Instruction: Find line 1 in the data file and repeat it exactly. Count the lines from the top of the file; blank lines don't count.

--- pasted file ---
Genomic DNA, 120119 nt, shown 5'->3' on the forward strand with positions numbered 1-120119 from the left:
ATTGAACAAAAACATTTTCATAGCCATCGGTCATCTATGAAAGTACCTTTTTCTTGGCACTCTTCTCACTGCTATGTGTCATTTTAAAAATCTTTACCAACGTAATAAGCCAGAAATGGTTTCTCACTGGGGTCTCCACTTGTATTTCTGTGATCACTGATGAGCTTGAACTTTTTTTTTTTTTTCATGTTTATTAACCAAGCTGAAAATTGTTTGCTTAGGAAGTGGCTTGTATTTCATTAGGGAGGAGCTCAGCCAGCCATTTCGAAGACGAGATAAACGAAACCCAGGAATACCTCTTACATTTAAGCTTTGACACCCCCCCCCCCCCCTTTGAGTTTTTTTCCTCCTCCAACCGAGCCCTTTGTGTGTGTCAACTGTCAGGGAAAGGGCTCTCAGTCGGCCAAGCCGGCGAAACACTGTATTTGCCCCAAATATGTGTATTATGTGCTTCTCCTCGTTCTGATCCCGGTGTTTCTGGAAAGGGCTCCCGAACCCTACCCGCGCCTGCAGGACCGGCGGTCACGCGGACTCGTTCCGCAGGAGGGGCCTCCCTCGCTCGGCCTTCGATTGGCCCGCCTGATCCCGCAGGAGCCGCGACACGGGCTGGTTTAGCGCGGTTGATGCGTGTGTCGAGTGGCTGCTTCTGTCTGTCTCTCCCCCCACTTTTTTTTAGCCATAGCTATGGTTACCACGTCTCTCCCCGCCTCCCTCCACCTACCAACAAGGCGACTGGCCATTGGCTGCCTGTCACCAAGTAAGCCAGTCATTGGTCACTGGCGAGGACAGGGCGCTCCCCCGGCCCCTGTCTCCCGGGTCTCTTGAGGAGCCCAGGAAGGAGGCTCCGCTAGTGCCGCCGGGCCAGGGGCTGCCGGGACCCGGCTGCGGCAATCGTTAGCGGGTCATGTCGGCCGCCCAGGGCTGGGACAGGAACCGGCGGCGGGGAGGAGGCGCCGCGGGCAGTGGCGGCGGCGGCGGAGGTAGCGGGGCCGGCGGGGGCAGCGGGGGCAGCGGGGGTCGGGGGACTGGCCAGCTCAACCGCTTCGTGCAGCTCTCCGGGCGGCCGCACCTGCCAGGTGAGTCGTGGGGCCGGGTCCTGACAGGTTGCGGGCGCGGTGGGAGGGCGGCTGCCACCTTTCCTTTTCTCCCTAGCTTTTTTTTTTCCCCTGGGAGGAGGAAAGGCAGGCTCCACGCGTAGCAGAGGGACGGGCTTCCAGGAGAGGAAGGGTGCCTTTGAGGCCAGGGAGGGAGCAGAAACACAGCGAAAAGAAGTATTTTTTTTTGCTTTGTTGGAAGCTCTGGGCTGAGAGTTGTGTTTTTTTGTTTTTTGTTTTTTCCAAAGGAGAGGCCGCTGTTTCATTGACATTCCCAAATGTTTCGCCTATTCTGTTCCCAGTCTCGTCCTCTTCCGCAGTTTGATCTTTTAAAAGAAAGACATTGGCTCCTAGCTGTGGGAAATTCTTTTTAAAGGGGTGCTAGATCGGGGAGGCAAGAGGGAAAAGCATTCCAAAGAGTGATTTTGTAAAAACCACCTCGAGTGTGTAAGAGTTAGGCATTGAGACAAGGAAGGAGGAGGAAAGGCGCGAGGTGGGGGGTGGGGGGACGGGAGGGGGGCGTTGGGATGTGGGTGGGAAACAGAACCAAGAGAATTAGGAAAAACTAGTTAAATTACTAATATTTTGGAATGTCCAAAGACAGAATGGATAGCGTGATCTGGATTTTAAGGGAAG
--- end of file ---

Genomic DNA, 120119 nt, shown 5'->3' on the forward strand with positions numbered 1-120119 from the left: